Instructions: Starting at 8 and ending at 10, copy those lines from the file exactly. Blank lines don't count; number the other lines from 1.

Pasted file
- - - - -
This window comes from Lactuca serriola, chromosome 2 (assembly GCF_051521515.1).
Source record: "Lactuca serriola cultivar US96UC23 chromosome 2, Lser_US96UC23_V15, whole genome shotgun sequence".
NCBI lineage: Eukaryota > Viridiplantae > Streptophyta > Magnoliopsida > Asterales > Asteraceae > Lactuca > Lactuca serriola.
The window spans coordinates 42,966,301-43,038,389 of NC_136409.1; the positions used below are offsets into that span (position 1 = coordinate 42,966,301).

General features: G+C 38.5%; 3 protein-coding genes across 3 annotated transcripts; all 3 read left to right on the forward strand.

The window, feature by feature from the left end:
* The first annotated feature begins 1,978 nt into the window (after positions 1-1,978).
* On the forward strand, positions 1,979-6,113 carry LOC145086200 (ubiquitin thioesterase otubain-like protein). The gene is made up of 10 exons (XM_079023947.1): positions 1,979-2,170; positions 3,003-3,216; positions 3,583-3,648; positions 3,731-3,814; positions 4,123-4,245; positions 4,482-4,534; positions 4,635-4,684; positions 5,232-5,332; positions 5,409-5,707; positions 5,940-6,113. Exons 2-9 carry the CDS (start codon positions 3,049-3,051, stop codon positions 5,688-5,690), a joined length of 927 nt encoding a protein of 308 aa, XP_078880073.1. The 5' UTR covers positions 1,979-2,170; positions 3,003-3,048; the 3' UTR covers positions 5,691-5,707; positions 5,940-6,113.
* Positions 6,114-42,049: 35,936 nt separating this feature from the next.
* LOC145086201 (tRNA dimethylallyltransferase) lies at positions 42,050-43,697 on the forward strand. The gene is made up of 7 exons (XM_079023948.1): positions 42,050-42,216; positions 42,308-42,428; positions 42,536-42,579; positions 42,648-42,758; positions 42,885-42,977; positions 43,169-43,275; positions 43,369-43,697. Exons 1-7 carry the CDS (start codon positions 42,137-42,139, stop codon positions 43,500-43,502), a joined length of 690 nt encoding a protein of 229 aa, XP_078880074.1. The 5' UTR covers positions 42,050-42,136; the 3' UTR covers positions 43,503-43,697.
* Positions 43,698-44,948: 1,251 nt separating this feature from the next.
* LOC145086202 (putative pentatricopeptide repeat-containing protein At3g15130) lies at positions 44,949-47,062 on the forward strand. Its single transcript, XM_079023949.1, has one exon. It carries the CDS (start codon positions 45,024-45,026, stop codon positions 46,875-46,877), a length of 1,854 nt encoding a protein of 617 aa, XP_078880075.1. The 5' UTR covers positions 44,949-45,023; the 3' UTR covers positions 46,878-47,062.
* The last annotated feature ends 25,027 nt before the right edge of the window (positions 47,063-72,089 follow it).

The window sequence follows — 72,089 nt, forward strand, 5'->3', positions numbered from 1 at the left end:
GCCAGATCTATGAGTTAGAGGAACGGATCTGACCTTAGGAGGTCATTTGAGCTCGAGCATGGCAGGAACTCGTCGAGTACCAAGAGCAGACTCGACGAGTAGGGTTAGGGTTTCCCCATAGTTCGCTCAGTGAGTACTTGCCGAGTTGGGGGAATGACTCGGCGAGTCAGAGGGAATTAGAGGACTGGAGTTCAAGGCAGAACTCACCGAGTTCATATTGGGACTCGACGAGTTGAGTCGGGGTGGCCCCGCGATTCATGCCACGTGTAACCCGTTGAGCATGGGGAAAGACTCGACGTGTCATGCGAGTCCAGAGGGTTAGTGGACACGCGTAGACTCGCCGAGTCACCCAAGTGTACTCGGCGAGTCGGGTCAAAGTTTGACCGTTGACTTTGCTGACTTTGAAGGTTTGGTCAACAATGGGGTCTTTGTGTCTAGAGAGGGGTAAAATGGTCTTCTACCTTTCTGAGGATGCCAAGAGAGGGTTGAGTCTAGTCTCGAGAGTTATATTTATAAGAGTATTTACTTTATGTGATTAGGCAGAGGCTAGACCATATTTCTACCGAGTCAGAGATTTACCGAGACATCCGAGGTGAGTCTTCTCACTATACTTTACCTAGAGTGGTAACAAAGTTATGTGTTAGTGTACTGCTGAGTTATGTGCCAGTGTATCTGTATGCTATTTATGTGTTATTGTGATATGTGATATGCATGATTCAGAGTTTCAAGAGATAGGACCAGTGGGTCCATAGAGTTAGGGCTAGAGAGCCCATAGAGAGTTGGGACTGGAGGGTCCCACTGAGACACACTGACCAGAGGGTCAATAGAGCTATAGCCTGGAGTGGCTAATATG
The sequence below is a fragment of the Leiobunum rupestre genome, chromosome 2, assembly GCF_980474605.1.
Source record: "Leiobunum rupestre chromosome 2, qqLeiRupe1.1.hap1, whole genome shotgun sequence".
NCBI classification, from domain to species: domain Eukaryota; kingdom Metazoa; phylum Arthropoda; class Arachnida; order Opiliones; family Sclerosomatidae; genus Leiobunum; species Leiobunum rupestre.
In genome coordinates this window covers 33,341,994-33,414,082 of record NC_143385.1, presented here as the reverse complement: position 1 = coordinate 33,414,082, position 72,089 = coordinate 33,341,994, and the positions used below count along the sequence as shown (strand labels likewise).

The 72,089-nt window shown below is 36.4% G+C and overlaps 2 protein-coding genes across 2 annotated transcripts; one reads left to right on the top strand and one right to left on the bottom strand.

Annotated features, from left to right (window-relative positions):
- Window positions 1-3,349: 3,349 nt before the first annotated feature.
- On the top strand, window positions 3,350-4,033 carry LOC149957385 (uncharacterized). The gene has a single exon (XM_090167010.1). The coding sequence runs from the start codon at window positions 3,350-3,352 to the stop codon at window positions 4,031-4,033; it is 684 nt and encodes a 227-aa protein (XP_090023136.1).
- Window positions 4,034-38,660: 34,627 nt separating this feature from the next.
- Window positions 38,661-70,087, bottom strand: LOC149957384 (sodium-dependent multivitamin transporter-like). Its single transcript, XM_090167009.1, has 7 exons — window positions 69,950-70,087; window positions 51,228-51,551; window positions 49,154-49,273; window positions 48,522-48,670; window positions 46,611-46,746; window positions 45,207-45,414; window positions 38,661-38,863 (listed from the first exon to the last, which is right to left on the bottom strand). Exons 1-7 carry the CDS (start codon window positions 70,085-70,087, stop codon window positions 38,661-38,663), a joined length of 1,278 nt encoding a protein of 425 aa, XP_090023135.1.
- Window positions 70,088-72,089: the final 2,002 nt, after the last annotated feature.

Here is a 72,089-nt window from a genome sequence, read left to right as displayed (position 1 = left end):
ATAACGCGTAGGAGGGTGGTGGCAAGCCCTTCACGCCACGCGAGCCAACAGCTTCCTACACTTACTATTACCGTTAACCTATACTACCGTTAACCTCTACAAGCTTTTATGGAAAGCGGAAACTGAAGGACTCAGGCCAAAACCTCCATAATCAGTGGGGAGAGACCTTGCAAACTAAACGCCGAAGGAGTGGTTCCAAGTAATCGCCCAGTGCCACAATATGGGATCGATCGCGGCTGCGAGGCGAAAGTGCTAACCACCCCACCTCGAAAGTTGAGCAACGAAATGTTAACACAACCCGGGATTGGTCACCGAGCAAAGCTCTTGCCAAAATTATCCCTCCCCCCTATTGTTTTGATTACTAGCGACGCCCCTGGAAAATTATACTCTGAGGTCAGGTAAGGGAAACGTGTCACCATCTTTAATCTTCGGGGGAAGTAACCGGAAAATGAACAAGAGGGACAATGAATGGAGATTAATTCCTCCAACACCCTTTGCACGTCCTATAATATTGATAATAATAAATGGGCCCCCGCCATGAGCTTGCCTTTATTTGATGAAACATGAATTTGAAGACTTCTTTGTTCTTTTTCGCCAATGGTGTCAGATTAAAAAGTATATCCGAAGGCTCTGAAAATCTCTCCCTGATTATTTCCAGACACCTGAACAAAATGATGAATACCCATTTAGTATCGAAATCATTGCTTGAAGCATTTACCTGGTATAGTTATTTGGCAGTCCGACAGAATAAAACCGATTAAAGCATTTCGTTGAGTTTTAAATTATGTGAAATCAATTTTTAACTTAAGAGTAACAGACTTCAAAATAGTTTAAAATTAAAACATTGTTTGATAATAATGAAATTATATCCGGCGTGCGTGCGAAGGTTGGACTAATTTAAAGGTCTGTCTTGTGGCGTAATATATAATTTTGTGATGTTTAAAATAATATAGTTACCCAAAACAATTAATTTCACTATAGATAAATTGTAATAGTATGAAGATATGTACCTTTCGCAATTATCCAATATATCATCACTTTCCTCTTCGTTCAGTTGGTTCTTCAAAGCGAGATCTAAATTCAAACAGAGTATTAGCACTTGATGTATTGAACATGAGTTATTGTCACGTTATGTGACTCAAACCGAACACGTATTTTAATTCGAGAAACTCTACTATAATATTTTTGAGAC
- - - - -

* On the forward strand, positions 1,979-6,113 carry LOC145086200 (ubiquitin thioesterase otubain-like protein). The gene is made up of 10 exons (XM_079023947.1): positions 1,979-2,170; positions 3,003-3,216; positions 3,583-3,648; positions 3,731-3,814; positions 4,123-4,245; positions 4,482-4,534; positions 4,635-4,684; positions 5,232-5,332; positions 5,409-5,707; positions 5,940-6,113. Exons 2-9 carry the CDS (start codon positions 3,049-3,051, stop codon positions 5,688-5,690), a joined length of 927 nt encoding a protein of 308 aa, XP_078880073.1. The 5' UTR covers positions 1,979-2,170; positions 3,003-3,048; the 3' UTR covers positions 5,691-5,707; positions 5,940-6,113.
* Positions 6,114-42,049: 35,936 nt separating this feature from the next.
* LOC145086201 (tRNA dimethylallyltransferase) lies at positions 42,050-43,697 on the forward strand. The gene is made up of 7 exons (XM_079023948.1): positions 42,050-42,216; positions 42,308-42,428; positions 42,536-42,579; positions 42,648-42,758; positions 42,885-42,977; positions 43,169-43,275; positions 43,369-43,697. Exons 1-7 carry the CDS (start codon positions 42,137-42,139, stop codon positions 43,500-43,502), a joined length of 690 nt encoding a protein of 229 aa, XP_078880074.1. The 5' UTR covers positions 42,050-42,136; the 3' UTR covers positions 43,503-43,697.